Saturday, December 05, 2020

Adam Hamilton contrasts tradition and innovation

In CareyNieuwhof post 226, CNLP 226: ADAM HAMILTON ON HOW TO REACH THINKING PEOPLE, PLANTING ONE OF THE LARGEST MAINLINE CHURCHES IN THE WORLD, AND HOW TRADITION AND INNOVATION CAN CO-EXIST, one finds the text: 1. The gospel never changes, but the church’s delivery should Adam collects computers. His prized Macintosh 512 is thirty-three years old and serves as a reminder to him of how important it is for the church to minister to a constantly changing society. Apple created an incredible product three decades ago, but had the company decided to stop there, it wouldn’t be in business today. Apple is constantly looking at change. The average church hasn’t been remodeled in 30 years. The average church’s worship hasn’t changed in thirty years. The message of the gospel will never change, but, like Apple, the church should continuously look for ways to improve how to deliver this message in an ever changing world. link: [Note the text: Yeah. I bought it ... Let's see, when did it buy it? 1985, late 1985 and it still runs.] As may be viewed on Wikipedia, the Macintosh 512K had just been introduced in late 1985. The introductory price was $2,795, which in "today's" dollars would be $6878. The improvement of the Apple 512K over the predecessor Mac 128K was incremental: one had the same Motorola 68000 processor, but the memory was roughly quadrupled. In the days of the late 1980's, the distinction of choice between a PC and a MAC was sometimes related to a difference in religious outlook. That topic might be explored in a podcast. As to intellectual property, the distinction between "tradition" (e.g., lead acid car batteries) and innovation could be explored. December 5, 2020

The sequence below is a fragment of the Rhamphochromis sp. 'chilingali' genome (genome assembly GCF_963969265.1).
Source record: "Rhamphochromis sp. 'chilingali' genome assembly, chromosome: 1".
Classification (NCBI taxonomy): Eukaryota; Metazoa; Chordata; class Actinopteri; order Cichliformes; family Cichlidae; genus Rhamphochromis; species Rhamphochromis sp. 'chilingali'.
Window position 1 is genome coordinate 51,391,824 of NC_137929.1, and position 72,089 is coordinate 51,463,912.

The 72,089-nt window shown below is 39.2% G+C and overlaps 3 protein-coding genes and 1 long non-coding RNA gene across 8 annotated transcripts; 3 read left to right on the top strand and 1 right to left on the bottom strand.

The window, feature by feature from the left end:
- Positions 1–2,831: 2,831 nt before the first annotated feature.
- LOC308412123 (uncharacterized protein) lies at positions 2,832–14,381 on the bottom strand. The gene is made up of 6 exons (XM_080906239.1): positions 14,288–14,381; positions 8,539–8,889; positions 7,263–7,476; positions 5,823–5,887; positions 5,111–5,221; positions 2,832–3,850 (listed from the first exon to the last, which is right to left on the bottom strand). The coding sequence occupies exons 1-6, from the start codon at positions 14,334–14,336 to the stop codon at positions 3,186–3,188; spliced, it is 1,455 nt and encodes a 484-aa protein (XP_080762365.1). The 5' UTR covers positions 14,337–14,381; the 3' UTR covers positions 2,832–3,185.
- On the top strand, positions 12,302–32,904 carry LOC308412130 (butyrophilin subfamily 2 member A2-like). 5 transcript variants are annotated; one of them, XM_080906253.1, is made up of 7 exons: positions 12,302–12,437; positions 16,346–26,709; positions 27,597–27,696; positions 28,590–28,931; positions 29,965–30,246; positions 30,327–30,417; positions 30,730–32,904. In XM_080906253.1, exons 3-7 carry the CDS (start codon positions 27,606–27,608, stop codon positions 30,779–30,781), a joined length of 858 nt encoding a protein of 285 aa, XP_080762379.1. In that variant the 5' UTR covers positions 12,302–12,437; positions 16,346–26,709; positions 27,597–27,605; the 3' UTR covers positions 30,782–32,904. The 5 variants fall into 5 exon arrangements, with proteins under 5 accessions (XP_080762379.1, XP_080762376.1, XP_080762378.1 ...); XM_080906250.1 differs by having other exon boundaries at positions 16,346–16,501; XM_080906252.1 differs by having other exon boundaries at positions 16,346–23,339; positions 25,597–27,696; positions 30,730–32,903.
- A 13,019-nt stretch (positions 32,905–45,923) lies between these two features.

Post a Comment

<< Home